Sir Patrick Vallance’s full pandemic diary to be kept secret

Sir Patrick Vallance’s legal team argued that publishing his diary in full would be in breach of his human rights
Sir Patrick Vallance’s legal team argued that publishing his diary in full would be in breach of his human rights
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Sir Patrick Vallance’s full pandemic diary is to be kept secret, the chairman of the Covid Inquiry has indicated.

Lawyers for the former chief scientific adviser have argued it would be a breach of his human rights for his nightly notes, which he wrote while advising the Government during the pandemic, to be published in full.

A copy of Sir Patrick’s diary was made available to the inquiry as part of its evidence. Extracts, frequently shown in hearings since the inquiry began, have provided a unique insight into the competing views between scientists and ministers at the height of the crisis, as well as giving a sense of what some witnesses have described as a “chaotic” atmosphere in Number 10.

Sir Patrick often voiced his views on the behaviour of Boris Johnson, the then prime minister, in the handwritten notes, describing him as “all over the place and completely inconsistent” in one entry.

He also criticised Mr Johnson’s “impossible flip-flopping” and “bipolar decision-making”, and in another entry referred to “chaos as usual” in Downing Street after a meeting on social distancing.

These personal notes have been used by Hugo Keith KC, and other inquiry counsel, to question ministers and other officials over Downing Street’s response to the pandemic and the culture at the time in Number 10.

Ahead of Wednesday’s closing submissions for the second module, which examined government decision-making during the pandemic, Mr Keith asked the inquiry’s chairman to finalise her finding that only excerpts of the diary should be made public.

Speaking of Sir Patrick’s diary entries, Mr Keith said: “You will recall that during Module Two, during the oral hearing, you ruled on an interim basis that only individual extracts from the transcribed notes would be put up on the screen and thereby published.

“On December 7, you provisionally indicated to the core participants through an email … that you were minded to adhere to the approach which you had adopted earlier in the hearing, which was that only the individual excerpts to which reference had been made would be published.

“That email was sent to the core participants and they were given the chance to make submissions in response to your provisional minded decision, but no submissions have been received in response.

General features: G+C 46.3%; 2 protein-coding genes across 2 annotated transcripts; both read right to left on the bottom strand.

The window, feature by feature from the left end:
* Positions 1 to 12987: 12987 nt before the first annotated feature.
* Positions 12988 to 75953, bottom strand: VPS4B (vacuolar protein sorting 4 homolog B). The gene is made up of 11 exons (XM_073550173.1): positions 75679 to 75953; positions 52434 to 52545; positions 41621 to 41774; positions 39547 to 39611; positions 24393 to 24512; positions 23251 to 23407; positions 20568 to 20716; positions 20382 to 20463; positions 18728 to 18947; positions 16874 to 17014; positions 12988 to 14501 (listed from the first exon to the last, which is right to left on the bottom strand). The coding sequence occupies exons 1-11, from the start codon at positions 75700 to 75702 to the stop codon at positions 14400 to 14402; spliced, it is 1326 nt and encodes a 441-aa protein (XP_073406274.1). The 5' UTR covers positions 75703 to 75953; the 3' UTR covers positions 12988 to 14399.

“May I ask you to make that provisional finding final and published?”

Suggesting it would be her final finding that only extracts of the notes, and not the diary in full, would be published, Baroness Hallett replied: “I do.”

Eight media organisations, including The Telegraph, made a joint submission to the inquiry in October requesting the diary entries be made available in full.

Sir Patrick’s legal team argued that this would be in breach of his human rights, and that only the words directly relevant to questioning should be displayed in public.

Matthew Hill, representing the Government Office for Science along with current and former chief scientific advisers, said Sir Patrick’s notes were “never intended for publication”, and they would have remained unseen had it not been for a request by the inquiry.

He argued that publishing the diary in full would amount to an interference in Sir Patrick’s right to private and family life under Article 8 of the European Convention on Human Rights and the common law.

“He [Sir Patrick] describes them as a form of release which helped him focus on the challenges of the next day rather than dwelling on the events of the past,” the barrister said in submissions to the inquiry.

“It was a way of creating space... in what could have been an overwhelming situation,” Mr Hill added.

Prof Karol Sikora, a leading oncologist who has voiced his concerns over lockdowns, criticised the inquiry’s decision to withhold Sir Patrick’s nightly notes.

He said: “National security should be the only reason to withhold pandemic correspondence, reputation management should not.

“Victims and their families, from both the virus and our response to it, have the right to fully understand the reasons behind every decision taken.

“Even if that embarrasses or undermines those who see themselves above it all.”

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